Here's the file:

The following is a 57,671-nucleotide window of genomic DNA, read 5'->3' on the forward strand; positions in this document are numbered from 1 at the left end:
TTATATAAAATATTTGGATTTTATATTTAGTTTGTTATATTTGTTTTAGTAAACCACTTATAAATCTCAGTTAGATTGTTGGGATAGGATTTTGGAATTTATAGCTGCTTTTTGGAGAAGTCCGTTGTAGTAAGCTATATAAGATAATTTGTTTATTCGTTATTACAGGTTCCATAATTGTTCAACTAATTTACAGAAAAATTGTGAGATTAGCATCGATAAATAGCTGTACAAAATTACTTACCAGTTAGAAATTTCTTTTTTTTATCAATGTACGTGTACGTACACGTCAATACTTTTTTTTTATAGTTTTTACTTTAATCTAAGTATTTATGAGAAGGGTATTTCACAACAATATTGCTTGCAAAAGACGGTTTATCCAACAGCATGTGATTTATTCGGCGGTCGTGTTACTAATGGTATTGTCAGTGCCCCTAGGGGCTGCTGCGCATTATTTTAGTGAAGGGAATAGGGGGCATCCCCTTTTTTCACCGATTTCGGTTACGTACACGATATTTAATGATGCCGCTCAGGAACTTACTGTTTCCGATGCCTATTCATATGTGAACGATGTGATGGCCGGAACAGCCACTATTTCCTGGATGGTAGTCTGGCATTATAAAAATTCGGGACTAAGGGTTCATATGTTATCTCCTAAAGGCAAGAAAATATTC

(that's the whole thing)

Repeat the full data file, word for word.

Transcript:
The following is a 57,671-nucleotide window of genomic DNA, read 5'->3' on the forward strand; positions in this document are numbered from 1 at the left end:
TTATATAAAATATTTGGATTTTATATTTAGTTTGTTATATTTGTTTTAGTAAACCACTTATAAATCTCAGTTAGATTGTTGGGATAGGATTTTGGAATTTATAGCTGCTTTTTGGAGAAGTCCGTTGTAGTAAGCTATATAAGATAATTTGTTTATTCGTTATTACAGGTTCCATAATTGTTCAACTAATTTACAGAAAAATTGTGAGATTAGCATCGATAAATAGCTGTACAAAATTACTTACCAGTTAGAAATTTCTTTTTTTTATCAATGTACGTGTACGTACACGTCAATACTTTTTTTTTATAGTTTTTACTTTAATCTAAGTATTTATGAGAAGGGTATTTCACAACAATATTGCTTGCAAAAGACGGTTTATCCAACAGCATGTGATTTATTCGGCGGTCGTGTTACTAATGGTATTGTCAGTGCCCCTAGGGGCTGCTGCGCATTATTTTAGTGAAGGGAATAGGGGGCATCCCCTTTTTTCACCGATTTCGGTTACGTACACGATATTTAATGATGCCGCTCAGGAACTTACTGTTTCCGATGCCTATTCATATGTGAACGATGTGATGGCCGGAACAGCCACTATTTCCTGGATGGTAGTCTGGCATTATAAAAATTCGGGACTAAGGGTTCATATGTTATCTCCTAAAGGCAAGAAAATATTC